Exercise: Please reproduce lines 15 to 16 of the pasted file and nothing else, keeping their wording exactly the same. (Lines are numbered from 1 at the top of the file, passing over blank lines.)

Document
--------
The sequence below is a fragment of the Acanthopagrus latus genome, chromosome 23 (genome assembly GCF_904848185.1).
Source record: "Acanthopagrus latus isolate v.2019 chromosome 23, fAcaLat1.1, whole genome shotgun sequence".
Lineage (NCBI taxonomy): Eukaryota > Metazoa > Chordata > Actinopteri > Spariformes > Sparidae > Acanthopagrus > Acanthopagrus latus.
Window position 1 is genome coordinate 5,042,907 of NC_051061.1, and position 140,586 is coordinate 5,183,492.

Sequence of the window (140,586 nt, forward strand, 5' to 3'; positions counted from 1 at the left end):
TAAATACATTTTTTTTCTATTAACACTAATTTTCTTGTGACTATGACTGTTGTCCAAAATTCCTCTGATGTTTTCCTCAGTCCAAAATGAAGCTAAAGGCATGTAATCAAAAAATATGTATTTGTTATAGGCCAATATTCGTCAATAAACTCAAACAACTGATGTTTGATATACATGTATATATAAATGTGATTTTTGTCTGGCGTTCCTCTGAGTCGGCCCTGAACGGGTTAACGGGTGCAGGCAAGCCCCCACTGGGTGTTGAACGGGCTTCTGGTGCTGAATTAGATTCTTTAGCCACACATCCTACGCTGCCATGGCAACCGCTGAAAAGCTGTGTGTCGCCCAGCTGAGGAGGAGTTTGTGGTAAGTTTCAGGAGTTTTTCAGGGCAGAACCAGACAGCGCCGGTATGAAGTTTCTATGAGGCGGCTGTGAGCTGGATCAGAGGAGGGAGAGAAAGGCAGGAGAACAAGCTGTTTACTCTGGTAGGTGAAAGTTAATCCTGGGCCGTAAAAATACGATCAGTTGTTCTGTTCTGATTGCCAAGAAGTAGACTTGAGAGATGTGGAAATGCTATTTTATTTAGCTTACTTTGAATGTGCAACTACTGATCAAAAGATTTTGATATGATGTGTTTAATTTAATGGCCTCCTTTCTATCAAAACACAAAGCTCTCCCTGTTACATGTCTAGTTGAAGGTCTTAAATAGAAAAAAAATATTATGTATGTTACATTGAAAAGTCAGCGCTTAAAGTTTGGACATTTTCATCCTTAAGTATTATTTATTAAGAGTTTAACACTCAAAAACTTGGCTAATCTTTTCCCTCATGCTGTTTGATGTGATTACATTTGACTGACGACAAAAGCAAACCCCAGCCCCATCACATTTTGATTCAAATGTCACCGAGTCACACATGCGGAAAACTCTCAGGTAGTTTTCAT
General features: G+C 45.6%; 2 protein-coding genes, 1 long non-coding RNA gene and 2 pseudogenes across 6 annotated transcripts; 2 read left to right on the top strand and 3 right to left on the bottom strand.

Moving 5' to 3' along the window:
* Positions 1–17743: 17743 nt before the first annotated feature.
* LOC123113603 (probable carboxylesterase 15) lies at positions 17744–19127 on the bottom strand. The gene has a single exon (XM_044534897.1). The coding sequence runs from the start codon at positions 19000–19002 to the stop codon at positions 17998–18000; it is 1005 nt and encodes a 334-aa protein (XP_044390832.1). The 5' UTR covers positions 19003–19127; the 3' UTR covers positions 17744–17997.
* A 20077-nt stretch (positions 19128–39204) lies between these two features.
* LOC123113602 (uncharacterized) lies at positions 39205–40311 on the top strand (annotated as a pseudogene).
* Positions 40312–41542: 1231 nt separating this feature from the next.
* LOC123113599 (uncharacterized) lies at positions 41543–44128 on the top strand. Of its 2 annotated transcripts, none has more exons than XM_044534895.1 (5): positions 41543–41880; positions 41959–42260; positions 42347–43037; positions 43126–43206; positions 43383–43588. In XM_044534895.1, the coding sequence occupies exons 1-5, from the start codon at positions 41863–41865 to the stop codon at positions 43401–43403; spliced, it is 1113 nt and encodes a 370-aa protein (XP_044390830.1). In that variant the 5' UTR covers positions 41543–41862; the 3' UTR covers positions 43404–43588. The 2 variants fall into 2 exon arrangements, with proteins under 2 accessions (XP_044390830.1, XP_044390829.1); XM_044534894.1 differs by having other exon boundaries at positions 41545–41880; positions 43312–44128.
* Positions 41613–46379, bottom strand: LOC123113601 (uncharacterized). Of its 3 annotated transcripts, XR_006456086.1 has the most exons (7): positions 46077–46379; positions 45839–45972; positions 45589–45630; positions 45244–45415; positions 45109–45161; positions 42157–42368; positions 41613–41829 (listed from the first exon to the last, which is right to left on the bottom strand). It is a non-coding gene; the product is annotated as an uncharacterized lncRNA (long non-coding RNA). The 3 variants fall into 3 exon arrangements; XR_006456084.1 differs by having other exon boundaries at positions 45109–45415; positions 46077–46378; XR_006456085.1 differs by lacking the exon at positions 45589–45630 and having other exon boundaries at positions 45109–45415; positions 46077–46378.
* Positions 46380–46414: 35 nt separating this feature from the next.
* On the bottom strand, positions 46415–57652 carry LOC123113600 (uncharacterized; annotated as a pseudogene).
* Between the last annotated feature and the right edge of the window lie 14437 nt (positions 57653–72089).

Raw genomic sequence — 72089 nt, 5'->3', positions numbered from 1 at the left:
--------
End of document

* Positions 41613–46379, bottom strand: LOC123113601 (uncharacterized). Of its 3 annotated transcripts, XR_006456086.1 has the most exons (7): positions 46077–46379; positions 45839–45972; positions 45589–45630; positions 45244–45415; positions 45109–45161; positions 42157–42368; positions 41613–41829 (listed from the first exon to the last, which is right to left on the bottom strand). It is a non-coding gene; the product is annotated as an uncharacterized lncRNA (long non-coding RNA). The 3 variants fall into 3 exon arrangements; XR_006456084.1 differs by having other exon boundaries at positions 45109–45415; positions 46077–46378; XR_006456085.1 differs by lacking the exon at positions 45589–45630 and having other exon boundaries at positions 45109–45415; positions 46077–46378.
* Positions 46380–46414: 35 nt separating this feature from the next.